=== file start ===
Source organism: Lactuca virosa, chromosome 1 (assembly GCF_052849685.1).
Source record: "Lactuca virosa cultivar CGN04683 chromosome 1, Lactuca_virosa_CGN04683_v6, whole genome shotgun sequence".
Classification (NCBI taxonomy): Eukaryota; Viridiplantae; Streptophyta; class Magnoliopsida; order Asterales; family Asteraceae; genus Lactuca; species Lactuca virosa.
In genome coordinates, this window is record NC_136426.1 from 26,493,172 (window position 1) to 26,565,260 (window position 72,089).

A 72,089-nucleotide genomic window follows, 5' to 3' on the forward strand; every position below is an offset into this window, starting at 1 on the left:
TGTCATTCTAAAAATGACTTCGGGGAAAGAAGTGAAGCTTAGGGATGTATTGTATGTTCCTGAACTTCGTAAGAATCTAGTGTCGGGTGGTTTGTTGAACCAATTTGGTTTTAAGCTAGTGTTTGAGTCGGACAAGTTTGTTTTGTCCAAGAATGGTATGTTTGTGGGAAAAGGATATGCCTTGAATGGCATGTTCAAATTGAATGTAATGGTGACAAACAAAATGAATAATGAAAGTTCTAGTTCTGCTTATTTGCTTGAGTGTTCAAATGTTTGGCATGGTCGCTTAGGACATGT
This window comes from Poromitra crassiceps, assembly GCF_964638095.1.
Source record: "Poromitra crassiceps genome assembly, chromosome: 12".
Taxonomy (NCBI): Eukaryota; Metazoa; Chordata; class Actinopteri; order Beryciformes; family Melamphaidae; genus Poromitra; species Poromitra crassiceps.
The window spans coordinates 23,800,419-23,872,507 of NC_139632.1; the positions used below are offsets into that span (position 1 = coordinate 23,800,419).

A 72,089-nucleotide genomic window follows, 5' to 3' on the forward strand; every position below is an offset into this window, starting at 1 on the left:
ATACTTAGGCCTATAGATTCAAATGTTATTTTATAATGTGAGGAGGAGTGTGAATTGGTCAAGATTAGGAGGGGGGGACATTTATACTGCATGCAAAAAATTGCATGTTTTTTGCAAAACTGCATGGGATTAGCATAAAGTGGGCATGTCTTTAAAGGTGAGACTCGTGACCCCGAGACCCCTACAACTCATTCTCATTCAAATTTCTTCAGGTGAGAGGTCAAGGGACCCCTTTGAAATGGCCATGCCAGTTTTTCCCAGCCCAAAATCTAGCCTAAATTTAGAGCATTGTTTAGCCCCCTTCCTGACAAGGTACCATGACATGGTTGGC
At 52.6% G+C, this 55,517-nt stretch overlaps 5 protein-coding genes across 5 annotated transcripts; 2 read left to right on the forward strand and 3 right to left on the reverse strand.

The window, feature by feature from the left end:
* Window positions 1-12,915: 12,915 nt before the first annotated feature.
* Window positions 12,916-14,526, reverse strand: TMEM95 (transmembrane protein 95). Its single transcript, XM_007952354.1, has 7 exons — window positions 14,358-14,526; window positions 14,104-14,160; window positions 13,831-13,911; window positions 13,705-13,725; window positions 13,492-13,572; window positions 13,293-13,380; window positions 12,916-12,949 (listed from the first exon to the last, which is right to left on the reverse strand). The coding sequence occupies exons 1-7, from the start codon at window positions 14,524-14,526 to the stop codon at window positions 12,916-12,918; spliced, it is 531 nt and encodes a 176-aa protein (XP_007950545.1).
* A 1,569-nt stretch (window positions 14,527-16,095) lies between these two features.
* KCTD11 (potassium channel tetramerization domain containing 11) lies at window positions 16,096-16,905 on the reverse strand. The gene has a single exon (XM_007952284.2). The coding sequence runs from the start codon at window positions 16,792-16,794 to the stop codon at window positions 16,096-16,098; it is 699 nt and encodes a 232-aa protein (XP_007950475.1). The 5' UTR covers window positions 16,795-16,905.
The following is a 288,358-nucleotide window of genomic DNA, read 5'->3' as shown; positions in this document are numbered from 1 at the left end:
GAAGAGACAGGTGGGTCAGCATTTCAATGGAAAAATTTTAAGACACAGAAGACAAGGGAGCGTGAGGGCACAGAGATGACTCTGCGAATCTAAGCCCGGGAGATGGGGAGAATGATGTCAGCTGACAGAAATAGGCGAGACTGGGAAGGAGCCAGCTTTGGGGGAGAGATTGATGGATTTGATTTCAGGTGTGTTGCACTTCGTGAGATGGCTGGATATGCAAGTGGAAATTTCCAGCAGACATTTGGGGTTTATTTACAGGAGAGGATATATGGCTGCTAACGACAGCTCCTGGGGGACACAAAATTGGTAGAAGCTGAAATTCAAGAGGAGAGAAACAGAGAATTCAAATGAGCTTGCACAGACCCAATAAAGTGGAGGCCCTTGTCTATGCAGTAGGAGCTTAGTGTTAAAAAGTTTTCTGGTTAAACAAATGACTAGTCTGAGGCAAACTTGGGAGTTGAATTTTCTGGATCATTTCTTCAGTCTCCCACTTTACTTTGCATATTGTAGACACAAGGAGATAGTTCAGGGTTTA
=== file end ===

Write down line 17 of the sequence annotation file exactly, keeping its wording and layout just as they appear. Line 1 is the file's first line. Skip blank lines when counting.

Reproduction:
* A 1,569-nt stretch (window positions 14,527-16,095) lies between these two features.